MarketIntellibits
TM                  
April 30,  2006
Volume II   Issue 8

Did Someone say “Supply and Demand”?
by Jack Miller

This morning  on Meet the Press, Tim Russert had a panel discussion with  
Senator  Dick Durbin of Illinois, Red Cavaney of the American Petroleum
Institute, Jim Cramer of CNBC’s Mad Money, and Energy Secretary  Samuel
Bodman, among others ( for a transcript, see
http://www.msnbc.msn.
com/id/12518683/).

Earlier this week, Miles O’Brien of CNN also interviewed Red Cavaney  (for a
transcript, see
http://edition.cnn.com/TRANSCRIPTS/0511/09/ltm.05.html  -  
scroll down more than halfway  to find it).

The topic, of course, was gasoline prices, and the discussions were
interesting.  

Seems that we have problems getting enough ethanol, which would reduce
our dependence on oil, but there are duties on imported ethanol from Brazil.
Cramer suggested we eliminate those duties, but Durbin, from Illinois where
a lot of ethanol is produced, disagreed.

And, Miles O’Brien wondered  why  Exxon Mobil profits are up if higher oil
prices are the reason for higher gas prices. Don’t they just pass along the
higher oil prices?  So shouldn’t profits remain constant? Or are the oil
companies exploiting the situation?

Of course, O’Brien missed the point that if costs are up 20%, and prices are
up 20%, profits will also be up 20%.  Still, profits are doing better than that,  
and this is attributed to other cost reductions and efficiencies.

But, at the bottom of it all, and you’ve read it here before, supply and
demand determine prices for any commodity. The problem is that to those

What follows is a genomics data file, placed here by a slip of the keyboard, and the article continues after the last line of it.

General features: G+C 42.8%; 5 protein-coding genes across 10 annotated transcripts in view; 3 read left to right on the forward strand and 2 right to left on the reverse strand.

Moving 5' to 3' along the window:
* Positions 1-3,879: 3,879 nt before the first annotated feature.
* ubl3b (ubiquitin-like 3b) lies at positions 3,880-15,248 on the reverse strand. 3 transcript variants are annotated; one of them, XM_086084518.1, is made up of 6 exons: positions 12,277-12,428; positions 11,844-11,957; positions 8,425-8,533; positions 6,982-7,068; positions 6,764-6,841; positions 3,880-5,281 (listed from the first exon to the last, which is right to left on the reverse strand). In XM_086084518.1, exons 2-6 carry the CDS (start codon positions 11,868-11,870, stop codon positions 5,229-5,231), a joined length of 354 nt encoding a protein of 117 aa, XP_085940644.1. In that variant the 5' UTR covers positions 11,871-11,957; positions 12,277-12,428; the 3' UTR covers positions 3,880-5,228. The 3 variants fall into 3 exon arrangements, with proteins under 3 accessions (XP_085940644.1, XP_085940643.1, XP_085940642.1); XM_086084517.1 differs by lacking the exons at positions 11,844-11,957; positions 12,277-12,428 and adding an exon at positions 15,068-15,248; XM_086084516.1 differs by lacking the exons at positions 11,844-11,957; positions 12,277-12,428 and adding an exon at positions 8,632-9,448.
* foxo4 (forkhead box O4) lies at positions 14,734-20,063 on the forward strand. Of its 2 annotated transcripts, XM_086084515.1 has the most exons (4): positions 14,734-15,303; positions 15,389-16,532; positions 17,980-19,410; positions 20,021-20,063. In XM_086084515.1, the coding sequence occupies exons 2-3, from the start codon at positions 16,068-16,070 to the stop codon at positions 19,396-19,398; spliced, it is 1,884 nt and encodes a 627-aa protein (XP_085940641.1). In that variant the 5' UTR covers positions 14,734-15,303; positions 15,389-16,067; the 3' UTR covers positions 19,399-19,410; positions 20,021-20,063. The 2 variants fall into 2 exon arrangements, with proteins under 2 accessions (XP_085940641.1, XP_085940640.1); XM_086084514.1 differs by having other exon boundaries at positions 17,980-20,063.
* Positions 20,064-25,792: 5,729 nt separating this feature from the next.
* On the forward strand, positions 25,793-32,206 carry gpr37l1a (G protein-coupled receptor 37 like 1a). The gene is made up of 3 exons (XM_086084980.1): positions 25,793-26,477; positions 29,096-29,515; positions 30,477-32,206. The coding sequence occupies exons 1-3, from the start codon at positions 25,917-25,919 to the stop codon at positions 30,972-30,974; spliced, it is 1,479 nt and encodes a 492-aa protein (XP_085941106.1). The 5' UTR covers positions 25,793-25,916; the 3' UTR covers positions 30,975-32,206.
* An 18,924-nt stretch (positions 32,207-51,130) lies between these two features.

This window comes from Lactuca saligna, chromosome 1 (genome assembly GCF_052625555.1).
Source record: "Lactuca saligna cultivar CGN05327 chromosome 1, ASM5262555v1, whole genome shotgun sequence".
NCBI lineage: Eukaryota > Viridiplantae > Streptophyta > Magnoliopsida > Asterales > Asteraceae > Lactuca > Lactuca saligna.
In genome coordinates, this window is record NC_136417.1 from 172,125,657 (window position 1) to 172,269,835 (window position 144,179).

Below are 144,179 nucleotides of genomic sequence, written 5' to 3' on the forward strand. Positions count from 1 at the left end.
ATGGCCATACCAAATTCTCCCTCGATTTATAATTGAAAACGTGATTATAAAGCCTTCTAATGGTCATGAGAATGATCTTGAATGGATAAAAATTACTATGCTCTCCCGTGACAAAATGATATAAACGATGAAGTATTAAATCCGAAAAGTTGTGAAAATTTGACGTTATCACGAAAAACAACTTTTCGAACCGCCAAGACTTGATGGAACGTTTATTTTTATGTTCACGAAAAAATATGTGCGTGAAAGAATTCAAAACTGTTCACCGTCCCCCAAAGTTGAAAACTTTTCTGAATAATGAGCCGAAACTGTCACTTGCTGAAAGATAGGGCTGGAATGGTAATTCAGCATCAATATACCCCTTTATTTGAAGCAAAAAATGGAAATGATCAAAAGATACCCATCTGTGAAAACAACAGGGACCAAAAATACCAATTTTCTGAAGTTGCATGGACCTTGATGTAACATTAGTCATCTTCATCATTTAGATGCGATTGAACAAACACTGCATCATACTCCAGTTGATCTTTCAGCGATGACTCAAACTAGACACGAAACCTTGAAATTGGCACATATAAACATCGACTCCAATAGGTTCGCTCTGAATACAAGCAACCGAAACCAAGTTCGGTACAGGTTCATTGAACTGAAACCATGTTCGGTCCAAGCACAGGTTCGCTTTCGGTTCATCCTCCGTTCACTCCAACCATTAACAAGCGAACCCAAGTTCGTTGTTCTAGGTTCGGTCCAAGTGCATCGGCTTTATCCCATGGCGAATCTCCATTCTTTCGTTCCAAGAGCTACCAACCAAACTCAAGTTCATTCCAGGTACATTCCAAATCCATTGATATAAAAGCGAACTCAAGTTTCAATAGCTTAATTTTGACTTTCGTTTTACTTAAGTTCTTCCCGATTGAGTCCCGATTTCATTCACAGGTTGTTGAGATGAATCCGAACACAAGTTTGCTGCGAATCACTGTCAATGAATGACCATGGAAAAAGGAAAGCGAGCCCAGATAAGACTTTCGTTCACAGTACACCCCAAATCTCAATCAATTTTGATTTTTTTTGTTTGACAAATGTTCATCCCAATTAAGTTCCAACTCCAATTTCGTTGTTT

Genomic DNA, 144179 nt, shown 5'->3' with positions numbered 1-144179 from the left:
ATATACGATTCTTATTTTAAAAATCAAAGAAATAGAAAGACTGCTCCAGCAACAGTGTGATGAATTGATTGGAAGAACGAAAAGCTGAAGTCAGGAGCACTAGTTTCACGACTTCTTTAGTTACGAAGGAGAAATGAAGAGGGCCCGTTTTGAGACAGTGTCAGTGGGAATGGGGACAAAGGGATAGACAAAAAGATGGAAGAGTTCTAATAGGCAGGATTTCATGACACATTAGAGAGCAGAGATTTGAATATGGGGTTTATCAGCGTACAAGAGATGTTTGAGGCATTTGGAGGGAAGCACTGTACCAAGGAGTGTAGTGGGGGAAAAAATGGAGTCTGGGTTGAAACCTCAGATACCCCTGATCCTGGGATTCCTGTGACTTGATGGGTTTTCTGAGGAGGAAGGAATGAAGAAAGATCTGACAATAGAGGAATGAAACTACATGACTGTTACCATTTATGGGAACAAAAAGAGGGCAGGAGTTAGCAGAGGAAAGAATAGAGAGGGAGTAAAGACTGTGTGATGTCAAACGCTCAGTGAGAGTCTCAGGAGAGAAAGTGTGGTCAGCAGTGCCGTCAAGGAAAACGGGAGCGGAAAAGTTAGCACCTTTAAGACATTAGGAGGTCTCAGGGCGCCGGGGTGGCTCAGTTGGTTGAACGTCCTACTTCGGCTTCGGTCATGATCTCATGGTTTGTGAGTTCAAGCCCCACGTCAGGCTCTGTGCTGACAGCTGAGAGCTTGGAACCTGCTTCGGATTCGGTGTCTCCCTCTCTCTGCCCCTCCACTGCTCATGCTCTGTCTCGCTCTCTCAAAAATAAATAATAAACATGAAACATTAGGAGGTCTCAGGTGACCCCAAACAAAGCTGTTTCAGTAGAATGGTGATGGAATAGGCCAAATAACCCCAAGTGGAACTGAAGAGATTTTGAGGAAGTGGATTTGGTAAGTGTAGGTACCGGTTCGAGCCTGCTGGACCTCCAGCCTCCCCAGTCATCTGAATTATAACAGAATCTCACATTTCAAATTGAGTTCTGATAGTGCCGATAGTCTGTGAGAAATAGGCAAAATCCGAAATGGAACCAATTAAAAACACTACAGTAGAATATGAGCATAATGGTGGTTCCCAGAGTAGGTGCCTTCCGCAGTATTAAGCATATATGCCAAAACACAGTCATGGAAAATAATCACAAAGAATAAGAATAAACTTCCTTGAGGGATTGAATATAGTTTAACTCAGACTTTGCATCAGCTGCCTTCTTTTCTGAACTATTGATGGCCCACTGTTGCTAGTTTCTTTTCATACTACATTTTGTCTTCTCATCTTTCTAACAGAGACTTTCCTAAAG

who are paying higher prices, this seems unfair and opportunistic.  

Could it be… gouging?

Well, no, actually. There is no federal definition of price gouging, though
some states have laws that define it.  A Florida statute, and this is typical,  
says…

It is unlawful during a state of emergency to sell, lease, offer to sell, or offer
for lease commodities…for an amount that grossly exceed the average price
for the commodity the thirty days before the declaration of the state of
emergency...

An Alabama statute defines excessive as 25% higher than before the
emergency.

But these laws are to prevent exploitation during disasters like hurricanes
and earthquakes, and not to regulate prices driven by supply and demand.

Remember: businesses exist  to make a profit. I’m not trying to defend the
oil companies here, or defend the high price of gasoline, but rather to
reiterate the basic principle of economics: supply and demand determine
prices. Generally, we prefer that the government stay out of it and let the
free market work.

And one more thing, and this is the real point of this issue.  For paper
manufacturers, and perhaps printers and merchants as well, some of your
customers may be asking some of the same kinds of questions that Tim
Russert and Miles O’Brien were asking, and I’m sure that quoting the Florida
statute on price gouging won’t be very helpful.

So, consider this.

Gas prices are up more than 100% from 1990 while paper prices (e.g. copy
paper) are actually down.

Paper prices are up 15% from two years ago, but gasoline is up more than
60%.

You’ve read abut Exxon Mobil’s profits, but even with higher prices Domtar
and Weyerhaeuser posted losses in the first quarter of 2006 (note: IP
subsequently reproted a huge loss in Q1). So while gas prices are up, and
paper prices are up, it’s like comparing the proverbial apples and oranges.

Need more help explaining paper prices to your customers?    Call Jack
Miller at 203 925 0326 or email
jack.miller@market-intell.com   


About Jack Miller                                       Email Jack Miller

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